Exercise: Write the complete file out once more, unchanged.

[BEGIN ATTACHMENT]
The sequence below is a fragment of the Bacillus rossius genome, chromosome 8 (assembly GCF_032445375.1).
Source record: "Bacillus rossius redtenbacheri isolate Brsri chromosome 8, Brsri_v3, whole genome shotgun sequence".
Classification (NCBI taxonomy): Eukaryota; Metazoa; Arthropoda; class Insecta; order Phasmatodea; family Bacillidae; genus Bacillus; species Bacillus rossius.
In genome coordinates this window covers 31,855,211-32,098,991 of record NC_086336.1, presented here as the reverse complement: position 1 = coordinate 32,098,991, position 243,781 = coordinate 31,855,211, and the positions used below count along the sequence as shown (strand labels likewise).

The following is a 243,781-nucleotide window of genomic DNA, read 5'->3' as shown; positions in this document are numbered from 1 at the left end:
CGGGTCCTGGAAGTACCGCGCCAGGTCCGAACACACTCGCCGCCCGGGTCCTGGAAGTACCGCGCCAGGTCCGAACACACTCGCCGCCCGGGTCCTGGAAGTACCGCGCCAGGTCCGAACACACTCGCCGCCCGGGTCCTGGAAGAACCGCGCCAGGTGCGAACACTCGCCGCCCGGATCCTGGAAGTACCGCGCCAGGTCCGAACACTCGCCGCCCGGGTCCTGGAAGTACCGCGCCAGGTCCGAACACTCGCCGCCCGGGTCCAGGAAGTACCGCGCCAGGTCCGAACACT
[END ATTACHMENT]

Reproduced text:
The sequence below is a fragment of the Bacillus rossius genome, chromosome 8 (assembly GCF_032445375.1).
Source record: "Bacillus rossius redtenbacheri isolate Brsri chromosome 8, Brsri_v3, whole genome shotgun sequence".
Classification (NCBI taxonomy): Eukaryota; Metazoa; Arthropoda; class Insecta; order Phasmatodea; family Bacillidae; genus Bacillus; species Bacillus rossius.
In genome coordinates this window covers 31,855,211-32,098,991 of record NC_086336.1, presented here as the reverse complement: position 1 = coordinate 32,098,991, position 243,781 = coordinate 31,855,211, and the positions used below count along the sequence as shown (strand labels likewise).

The following is a 243,781-nucleotide window of genomic DNA, read 5'->3' as shown; positions in this document are numbered from 1 at the left end:
CGGGTCCTGGAAGTACCGCGCCAGGTCCGAACACACTCGCCGCCCGGGTCCTGGAAGTACCGCGCCAGGTCCGAACACACTCGCCGCCCGGGTCCTGGAAGTACCGCGCCAGGTCCGAACACACTCGCCGCCCGGGTCCTGGAAGAACCGCGCCAGGTGCGAACACTCGCCGCCCGGATCCTGGAAGTACCGCGCCAGGTCCGAACACTCGCCGCCCGGGTCCTGGAAGTACCGCGCCAGGTCCGAACACTCGCCGCCCGGGTCCAGGAAGTACCGCGCCAGGTCCGAACACT